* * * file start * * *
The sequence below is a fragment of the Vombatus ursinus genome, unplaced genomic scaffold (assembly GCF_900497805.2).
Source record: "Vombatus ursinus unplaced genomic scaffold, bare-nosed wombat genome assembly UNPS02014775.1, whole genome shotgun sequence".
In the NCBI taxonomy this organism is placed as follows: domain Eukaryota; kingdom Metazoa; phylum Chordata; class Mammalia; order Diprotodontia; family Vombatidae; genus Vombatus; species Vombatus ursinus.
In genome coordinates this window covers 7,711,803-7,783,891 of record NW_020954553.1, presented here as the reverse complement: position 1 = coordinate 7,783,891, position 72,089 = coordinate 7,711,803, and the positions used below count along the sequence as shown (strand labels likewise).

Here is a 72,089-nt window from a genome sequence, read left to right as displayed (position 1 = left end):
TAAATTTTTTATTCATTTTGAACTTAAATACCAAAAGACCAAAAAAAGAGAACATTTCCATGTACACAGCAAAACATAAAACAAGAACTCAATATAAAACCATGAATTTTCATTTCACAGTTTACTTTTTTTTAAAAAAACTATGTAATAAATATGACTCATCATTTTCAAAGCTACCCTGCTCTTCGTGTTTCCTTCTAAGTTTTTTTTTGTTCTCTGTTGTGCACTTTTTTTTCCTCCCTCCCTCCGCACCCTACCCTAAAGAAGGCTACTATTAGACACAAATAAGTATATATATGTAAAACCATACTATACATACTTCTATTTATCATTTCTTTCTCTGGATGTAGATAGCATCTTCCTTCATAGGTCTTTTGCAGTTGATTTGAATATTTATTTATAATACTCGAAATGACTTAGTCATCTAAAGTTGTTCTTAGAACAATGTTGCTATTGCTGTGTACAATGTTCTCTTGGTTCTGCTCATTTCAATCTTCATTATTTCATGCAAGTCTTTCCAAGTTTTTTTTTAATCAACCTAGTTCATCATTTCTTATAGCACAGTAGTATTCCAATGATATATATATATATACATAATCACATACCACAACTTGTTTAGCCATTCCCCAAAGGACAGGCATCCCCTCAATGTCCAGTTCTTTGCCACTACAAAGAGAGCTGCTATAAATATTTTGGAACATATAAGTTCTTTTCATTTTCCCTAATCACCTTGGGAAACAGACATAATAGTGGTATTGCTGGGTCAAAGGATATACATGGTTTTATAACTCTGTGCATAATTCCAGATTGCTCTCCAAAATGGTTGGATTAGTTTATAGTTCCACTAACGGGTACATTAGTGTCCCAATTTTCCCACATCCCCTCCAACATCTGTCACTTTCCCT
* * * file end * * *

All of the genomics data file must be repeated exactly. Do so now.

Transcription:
The sequence below is a fragment of the Vombatus ursinus genome, unplaced genomic scaffold (assembly GCF_900497805.2).
Source record: "Vombatus ursinus unplaced genomic scaffold, bare-nosed wombat genome assembly UNPS02014775.1, whole genome shotgun sequence".
In the NCBI taxonomy this organism is placed as follows: domain Eukaryota; kingdom Metazoa; phylum Chordata; class Mammalia; order Diprotodontia; family Vombatidae; genus Vombatus; species Vombatus ursinus.
In genome coordinates this window covers 7,711,803-7,783,891 of record NW_020954553.1, presented here as the reverse complement: position 1 = coordinate 7,783,891, position 72,089 = coordinate 7,711,803, and the positions used below count along the sequence as shown (strand labels likewise).

Here is a 72,089-nt window from a genome sequence, read left to right as displayed (position 1 = left end):
TAAATTTTTTATTCATTTTGAACTTAAATACCAAAAGACCAAAAAAAGAGAACATTTCCATGTACACAGCAAAACATAAAACAAGAACTCAATATAAAACCATGAATTTTCATTTCACAGTTTACTTTTTTTTAAAAAAACTATGTAATAAATATGACTCATCATTTTCAAAGCTACCCTGCTCTTCGTGTTTCCTTCTAAGTTTTTTTTTGTTCTCTGTTGTGCACTTTTTTTTCCTCCCTCCCTCCGCACCCTACCCTAAAGAAGGCTACTATTAGACACAAATAAGTATATATATGTAAAACCATACTATACATACTTCTATTTATCATTTCTTTCTCTGGATGTAGATAGCATCTTCCTTCATAGGTCTTTTGCAGTTGATTTGAATATTTATTTATAATACTCGAAATGACTTAGTCATCTAAAGTTGTTCTTAGAACAATGTTGCTATTGCTGTGTACAATGTTCTCTTGGTTCTGCTCATTTCAATCTTCATTATTTCATGCAAGTCTTTCCAAGTTTTTTTTTAATCAACCTAGTTCATCATTTCTTATAGCACAGTAGTATTCCAATGATATATATATATATACATAATCACATACCACAACTTGTTTAGCCATTCCCCAAAGGACAGGCATCCCCTCAATGTCCAGTTCTTTGCCACTACAAAGAGAGCTGCTATAAATATTTTGGAACATATAAGTTCTTTTCATTTTCCCTAATCACCTTGGGAAACAGACATAATAGTGGTATTGCTGGGTCAAAGGATATACATGGTTTTATAACTCTGTGCATAATTCCAGATTGCTCTCCAAAATGGTTGGATTAGTTTATAGTTCCACTAACGGGTACATTAGTGTCCCAATTTTCCCACATCCCCTCCAACATCTGTCACTTTCCCT